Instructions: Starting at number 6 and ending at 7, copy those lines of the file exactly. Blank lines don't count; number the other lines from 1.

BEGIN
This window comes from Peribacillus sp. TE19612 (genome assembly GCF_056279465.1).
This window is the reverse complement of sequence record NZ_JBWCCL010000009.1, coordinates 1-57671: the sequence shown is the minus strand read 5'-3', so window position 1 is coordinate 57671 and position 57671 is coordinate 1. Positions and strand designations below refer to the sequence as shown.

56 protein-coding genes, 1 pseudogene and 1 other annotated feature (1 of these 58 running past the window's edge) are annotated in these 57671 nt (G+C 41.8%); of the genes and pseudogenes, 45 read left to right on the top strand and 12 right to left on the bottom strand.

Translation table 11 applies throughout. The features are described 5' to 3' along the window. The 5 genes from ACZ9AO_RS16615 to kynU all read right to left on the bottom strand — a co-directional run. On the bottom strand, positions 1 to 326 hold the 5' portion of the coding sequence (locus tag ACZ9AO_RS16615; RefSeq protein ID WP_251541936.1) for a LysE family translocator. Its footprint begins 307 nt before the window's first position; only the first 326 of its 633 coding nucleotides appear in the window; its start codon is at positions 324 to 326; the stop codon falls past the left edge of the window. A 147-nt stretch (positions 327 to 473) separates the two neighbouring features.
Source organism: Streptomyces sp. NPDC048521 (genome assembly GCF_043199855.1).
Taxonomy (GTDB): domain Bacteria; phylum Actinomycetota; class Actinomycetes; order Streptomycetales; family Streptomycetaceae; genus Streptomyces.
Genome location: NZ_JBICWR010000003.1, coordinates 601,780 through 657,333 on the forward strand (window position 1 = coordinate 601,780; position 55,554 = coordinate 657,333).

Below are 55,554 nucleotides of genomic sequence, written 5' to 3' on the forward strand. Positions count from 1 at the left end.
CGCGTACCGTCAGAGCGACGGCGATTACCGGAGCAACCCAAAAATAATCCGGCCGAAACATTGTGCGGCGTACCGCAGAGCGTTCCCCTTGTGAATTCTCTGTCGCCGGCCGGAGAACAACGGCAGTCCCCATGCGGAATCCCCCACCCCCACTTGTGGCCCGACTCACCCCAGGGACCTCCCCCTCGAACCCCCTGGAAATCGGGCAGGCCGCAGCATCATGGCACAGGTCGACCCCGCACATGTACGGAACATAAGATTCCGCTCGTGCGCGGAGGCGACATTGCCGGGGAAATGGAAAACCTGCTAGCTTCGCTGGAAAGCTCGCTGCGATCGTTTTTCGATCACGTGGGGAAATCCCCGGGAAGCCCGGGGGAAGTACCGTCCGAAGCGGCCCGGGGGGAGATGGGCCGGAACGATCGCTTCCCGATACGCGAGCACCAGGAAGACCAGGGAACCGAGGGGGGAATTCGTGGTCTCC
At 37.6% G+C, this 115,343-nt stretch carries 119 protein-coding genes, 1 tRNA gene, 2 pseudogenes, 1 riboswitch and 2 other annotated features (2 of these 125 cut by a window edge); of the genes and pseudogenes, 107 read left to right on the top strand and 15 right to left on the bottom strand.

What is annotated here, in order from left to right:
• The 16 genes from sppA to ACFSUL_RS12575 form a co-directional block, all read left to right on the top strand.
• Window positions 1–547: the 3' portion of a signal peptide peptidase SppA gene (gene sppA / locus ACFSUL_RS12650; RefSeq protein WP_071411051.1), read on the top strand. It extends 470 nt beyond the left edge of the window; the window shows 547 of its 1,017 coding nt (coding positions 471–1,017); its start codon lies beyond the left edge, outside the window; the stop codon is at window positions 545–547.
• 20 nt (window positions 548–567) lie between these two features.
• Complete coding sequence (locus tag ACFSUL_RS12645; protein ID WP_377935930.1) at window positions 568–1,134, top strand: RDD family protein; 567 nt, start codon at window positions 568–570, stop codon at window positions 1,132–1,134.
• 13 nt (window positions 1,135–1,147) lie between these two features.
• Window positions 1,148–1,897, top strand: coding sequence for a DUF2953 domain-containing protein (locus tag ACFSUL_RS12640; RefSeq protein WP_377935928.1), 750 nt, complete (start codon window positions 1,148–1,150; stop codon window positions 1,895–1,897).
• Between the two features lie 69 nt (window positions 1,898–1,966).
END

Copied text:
Taxonomy (GTDB): domain Bacteria; phylum Actinomycetota; class Actinomycetes; order Streptomycetales; family Streptomycetaceae; genus Streptomyces.
Genome location: NZ_JBICWR010000003.1, coordinates 601,780 through 657,333 on the forward strand (window position 1 = coordinate 601,780; position 55,554 = coordinate 657,333).